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A dock is a very useful thing. It allows us to easily connect a variety of bare hard drives to our computer system without requiring a screwdriver and the patience of Job.
So, when OWC loaned me a Drive Dock to look at, I was interested. (OWC has been a past sponsor of the Digital Production Buzz podcast, which I host.) In fact, OWC loaned me two units: the Drive Dock with an SSD, and their ThunderBay 4 Mini, which is a 4-drive RAID using all SSDs.
NOTE: Here’s my review of the OWC ThunderBay 4 mini (SSD RAID).
And here’s an article discussing more about SSD vs. HDDs.
(All Dock images courtesy of OWC.)
The OWC Drive Dock is a solidly-built, external unit that allows simple plug-and-play access to bare hard drives and spinning media.
Connecting via Thunderbolt 2 or USB 3.1 Gen 1, the Drive Dock contains two docking ports that accept all standard 2.5″ and 3.5″ SATA hard drives, as well as standard SSD cards. A plastic flap supports an SSD so that it won’t tip over. The dock enclosure itself supports a traditional 3.5″ drive.
The Dock supports both Mac and Windows, ships with a standard power cable (no wall wart needed), plus 24″ Thunderbolt and USB cables.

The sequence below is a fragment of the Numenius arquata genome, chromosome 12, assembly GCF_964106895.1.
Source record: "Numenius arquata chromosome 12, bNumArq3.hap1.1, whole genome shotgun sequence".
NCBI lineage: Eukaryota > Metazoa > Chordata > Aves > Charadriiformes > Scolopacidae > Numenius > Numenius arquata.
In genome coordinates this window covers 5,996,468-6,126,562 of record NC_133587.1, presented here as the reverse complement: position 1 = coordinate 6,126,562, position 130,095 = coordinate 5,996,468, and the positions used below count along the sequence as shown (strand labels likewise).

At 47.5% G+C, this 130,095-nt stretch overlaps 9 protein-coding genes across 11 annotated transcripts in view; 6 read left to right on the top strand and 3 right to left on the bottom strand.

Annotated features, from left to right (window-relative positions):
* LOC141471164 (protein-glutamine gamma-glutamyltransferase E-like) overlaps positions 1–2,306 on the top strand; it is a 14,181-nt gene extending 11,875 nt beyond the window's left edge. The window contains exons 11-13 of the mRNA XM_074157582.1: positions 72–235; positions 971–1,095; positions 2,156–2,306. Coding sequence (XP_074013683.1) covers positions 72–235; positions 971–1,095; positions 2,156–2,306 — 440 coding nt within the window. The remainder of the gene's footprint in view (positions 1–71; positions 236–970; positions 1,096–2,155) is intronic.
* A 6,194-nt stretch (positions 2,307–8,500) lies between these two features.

While I wasn’t able to achieve the speeds listed on the OWC website, performance will vary depending upon how the Dock is connected to the computer and the drive inserted into it.
For those looking for a well-built system to access data on a variety of bare drives, this is a solid choice.
Product: OWC Drive Dock
Price as tested: $279.99 US MSRP
NOTE: A USB-only version is available for $79.99 US MSRP.
Setup is simple. Unbox the unit, plug it into a wall outlet, then connect the appropriate cable to the computer. For best performance, use Thunderbolt. For greatest compatibility, use USB.
The unit does not ship with any drives.
YOU STILL NEED A DRIVE
The Drive Dock is a connection device, which means its performance is totally dependent upon the drives you insert into it. It connects via Thunderbolt 2 or USB 3.1 Gen 1, which means that if your drives are fast enough, this can transfer data quickly between the Dock and your computer.
Along with the Drive Dock, OWC also included a 240 GB Mercury Extreme Pro 6G SSD card. This is their fastest SSD card, with a storage capacity that ranges from 120 GB to 1 TB ($89.99 to $419.75).
NOTE: An SSD (Solid State Drive) is a drive that uses all solid-state media, similar to RAM, to store data electronically. An HDD (Hard Disk Drive) is a drive that uses spinning metal platters to store data magnetically. Both SSDs and HDDs store media safely after the power is turned off. It is also common to call HDDs “spinning media.”